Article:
Smoke curls towards the end of the straw, the red hot glow of the metal is extinguished as it passes over the button sized blob of opium which is carefully placed on the end of metal pin. The 5 seconds of smoke are then exhaled into the room, the metal implement is placed back in the flame of a small gas stove in the middle of the room. Once glowing, a quick tap removes any residue and the process is repeated, and repeated and repeated. Each time the lump becomes smaller as the insidious smoke is inhaled. The man tells me that he is wasting away, smoking is unhealthy and how sad his mother is that he is doing it. With that comment, he carefully pierces a new ball of opium with the pin and molds it with his fingers into the optimal shape. several friends come and join, each offering for us to try. The more they smoke, the more uncomfortable I feel about being there. None the less we are treated with great respect and provided with hospitality far beyond their means. We accept an offer to be taken to Persepolis which is near by. Early the next morning, at break neck speeds, we race through town towards the ancient civilization. In the 45 degree heat, everything seems an effort, we gulp large amounts of water and try to grasp the scale of the place along with hundreds of local tourists. Only a few brave foreigners can be seen in Iran at this time. Lunch is served back at the house, but not before the stove is re-kindled and the smoking ritual is taken up again. Stopping precisely long enough to gulp down a minimal lunch in order to return to the cravings of an addiction. Our host, who had told us that he doesn't smoke, joins the group of friends who gather daily at his home to 'socialise' in this manner, cigarettes he tells us later. His wife remains out of site in the simple kitchen, only appearing on demand to deliver tea and take the odd picture. The lunch she prepared is presented to us, after refusing to eat everything, we see that as suspected, the left overs are her lunch. If we were to eat everything, she would have to find something else. After Stefan is accosted by the local drug dealers when he tries to go outside to use the phone, we feel really uneasy, but keeping our calm we wait for 2 hours for the hottest part of the day to pass, then ask our host to escort us out of town on his motorbike should the drug dealers have other plans. Our nerves are not eased when, after 2 minutes flicking through a Persian-English dictionary, he warns us about thieves on the road. We leave without incident and arrive a few hours later in Shiraz where we are met by a hoard of very friendly soldiers who want signatures and, of all things, a drawing?? in their notebooks. With many laughs and a pathetic attempt to draw one of them, we are collected by our host who is a friend of an Iranian cyclist whom Stefan had met in Turkey some weeks before. Time to relax for a couple of days before the madness of India.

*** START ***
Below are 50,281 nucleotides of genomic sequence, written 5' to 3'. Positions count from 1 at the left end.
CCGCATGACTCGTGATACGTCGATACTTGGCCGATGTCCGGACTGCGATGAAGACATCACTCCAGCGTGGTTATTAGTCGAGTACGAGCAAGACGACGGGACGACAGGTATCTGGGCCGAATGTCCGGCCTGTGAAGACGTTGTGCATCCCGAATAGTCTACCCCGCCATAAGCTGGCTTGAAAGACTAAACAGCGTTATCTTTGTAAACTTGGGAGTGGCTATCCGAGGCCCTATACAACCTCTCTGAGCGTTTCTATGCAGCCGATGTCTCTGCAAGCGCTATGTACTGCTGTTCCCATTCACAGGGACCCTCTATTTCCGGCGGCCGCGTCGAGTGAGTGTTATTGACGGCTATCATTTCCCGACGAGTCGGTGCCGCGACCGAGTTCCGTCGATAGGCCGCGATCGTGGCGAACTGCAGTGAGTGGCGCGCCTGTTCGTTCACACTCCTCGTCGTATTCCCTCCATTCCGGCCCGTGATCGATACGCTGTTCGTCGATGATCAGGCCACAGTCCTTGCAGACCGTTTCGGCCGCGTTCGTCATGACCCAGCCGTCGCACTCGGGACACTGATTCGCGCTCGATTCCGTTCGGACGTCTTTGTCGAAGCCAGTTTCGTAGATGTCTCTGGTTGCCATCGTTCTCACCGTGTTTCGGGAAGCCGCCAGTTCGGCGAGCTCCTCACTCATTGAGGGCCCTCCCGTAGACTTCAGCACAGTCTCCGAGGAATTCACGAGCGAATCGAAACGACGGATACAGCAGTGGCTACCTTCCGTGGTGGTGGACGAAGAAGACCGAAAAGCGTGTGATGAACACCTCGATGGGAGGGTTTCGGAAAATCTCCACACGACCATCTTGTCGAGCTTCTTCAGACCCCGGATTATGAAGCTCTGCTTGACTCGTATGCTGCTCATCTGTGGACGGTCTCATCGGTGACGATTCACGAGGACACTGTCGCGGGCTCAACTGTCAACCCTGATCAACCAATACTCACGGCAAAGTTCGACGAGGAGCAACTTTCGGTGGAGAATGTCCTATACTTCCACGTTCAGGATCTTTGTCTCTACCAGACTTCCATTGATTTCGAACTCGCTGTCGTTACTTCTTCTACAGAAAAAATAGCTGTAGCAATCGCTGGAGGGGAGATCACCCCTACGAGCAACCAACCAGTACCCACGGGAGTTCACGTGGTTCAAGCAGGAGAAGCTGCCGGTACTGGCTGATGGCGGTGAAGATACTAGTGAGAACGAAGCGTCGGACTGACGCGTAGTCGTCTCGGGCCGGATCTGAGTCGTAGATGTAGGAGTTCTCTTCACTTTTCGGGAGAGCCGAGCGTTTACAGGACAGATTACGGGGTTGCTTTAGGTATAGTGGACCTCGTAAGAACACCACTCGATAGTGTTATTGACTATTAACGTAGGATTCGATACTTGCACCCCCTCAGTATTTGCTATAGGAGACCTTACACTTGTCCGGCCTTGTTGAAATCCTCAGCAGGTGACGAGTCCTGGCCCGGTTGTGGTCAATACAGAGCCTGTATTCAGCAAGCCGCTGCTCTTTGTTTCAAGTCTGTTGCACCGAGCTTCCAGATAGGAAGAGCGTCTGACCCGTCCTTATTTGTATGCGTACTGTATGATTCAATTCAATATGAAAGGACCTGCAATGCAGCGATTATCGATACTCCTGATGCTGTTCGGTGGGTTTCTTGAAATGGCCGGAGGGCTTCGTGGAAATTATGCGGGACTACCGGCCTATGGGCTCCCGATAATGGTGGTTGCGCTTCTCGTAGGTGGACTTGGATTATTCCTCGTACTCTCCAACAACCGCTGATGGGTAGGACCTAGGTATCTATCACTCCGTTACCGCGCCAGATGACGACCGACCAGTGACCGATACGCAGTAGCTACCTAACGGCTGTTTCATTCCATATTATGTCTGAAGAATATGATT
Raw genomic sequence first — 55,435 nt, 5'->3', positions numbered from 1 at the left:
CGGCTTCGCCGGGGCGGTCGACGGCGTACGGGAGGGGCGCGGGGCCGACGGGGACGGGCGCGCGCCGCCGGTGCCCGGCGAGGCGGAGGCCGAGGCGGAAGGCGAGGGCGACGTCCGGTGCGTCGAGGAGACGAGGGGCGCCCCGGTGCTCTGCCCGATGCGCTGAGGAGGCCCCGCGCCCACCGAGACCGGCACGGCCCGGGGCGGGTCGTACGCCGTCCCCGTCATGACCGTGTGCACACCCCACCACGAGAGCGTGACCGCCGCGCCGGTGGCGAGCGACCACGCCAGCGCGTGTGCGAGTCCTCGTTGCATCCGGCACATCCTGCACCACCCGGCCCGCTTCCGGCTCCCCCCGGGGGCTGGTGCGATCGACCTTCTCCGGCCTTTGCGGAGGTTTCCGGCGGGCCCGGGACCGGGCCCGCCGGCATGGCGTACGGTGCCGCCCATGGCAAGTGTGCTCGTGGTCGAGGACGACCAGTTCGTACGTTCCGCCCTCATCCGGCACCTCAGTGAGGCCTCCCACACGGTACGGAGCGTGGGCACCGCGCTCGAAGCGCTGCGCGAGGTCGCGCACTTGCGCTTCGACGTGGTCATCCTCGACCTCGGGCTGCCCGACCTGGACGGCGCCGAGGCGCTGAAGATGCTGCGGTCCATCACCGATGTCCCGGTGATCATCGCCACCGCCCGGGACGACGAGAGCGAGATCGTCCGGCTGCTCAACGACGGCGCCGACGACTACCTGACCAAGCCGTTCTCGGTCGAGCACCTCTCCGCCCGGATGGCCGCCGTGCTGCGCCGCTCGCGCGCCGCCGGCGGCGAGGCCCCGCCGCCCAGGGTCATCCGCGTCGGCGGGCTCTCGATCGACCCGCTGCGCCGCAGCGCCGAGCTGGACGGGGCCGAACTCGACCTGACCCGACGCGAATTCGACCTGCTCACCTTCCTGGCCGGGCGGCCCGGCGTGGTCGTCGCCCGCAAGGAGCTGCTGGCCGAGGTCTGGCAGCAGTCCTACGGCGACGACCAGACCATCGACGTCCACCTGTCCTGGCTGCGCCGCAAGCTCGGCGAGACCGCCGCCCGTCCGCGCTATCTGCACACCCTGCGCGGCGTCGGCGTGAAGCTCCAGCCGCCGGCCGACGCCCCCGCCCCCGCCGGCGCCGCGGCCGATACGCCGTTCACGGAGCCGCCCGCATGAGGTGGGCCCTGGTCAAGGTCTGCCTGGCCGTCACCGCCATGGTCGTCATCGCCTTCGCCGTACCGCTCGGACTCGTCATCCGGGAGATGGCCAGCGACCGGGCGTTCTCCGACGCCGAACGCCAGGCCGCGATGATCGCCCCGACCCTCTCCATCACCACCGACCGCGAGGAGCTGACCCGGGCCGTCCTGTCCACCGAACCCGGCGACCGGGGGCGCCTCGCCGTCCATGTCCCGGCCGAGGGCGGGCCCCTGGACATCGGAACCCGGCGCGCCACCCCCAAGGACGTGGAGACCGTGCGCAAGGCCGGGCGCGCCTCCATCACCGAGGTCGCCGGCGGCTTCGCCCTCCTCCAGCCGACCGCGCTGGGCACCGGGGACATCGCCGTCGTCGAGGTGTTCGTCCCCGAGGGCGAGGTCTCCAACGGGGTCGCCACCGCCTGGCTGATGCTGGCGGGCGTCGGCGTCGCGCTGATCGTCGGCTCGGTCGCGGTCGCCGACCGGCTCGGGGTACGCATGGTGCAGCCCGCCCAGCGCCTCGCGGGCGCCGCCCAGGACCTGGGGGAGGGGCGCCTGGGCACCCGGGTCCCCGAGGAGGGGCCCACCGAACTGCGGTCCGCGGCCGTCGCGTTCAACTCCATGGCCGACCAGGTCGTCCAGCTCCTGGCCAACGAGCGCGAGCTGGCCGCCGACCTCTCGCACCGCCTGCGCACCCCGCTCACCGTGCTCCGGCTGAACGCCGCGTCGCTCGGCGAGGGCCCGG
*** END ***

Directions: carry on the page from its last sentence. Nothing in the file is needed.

On the 23rd I will fly to Delhi, India via Bahrain where I will wait a few days for my friend to arrive from South Africa to begin the next part of my adventure in the north of India.